“Our Canon Is:”

[Edit 06/20/15:  This post probably needs revision.  I have come to question whether Hicks’ translation of this line is accurate and this needs to be checked.]

“Our canon is that direct observation by sense and direct apprehension by the mind are alone invariably true.”

– Epicurus to Herodotus, Book X Diogenes Laertius, Loeb Edition translated by R.D. Hicks.

– “Our canon is…” Epicurus left to us a clear standard for separating that which is true from that which is not. Do we always apply this in our lives, and do we use this as our starting point for our thoughts on all subjects ?

– “direct observation by sense…” Do we require that our opinions be grounded in direct sense perception of reality, or do we allow our minds to follow flights of fancy that contradict realities that our senses perceive?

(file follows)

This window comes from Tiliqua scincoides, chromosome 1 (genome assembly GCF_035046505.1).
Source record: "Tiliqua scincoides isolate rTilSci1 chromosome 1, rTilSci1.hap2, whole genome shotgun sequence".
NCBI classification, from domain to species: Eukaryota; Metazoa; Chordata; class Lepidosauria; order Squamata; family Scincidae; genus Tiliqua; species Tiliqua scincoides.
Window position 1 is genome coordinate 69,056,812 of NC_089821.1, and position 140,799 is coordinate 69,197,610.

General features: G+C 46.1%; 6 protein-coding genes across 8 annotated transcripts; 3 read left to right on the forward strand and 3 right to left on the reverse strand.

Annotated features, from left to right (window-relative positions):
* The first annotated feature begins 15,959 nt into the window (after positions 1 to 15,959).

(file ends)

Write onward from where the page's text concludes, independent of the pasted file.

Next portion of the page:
– “direct apprehension by the mind” Do we focus our minds to grasp the full meaning of those things that we perceive and conceptualize? Do we understand what it is that words denote so that we may test our opinions, or do we allow our proofs to run on ad infinitum, and our terms to be empty of meaning?

– “…alone invariably true.” Do we appreciate that some things are “invariably true” and some are not, or do we flop around like academics who say that all things are merely “probable”?

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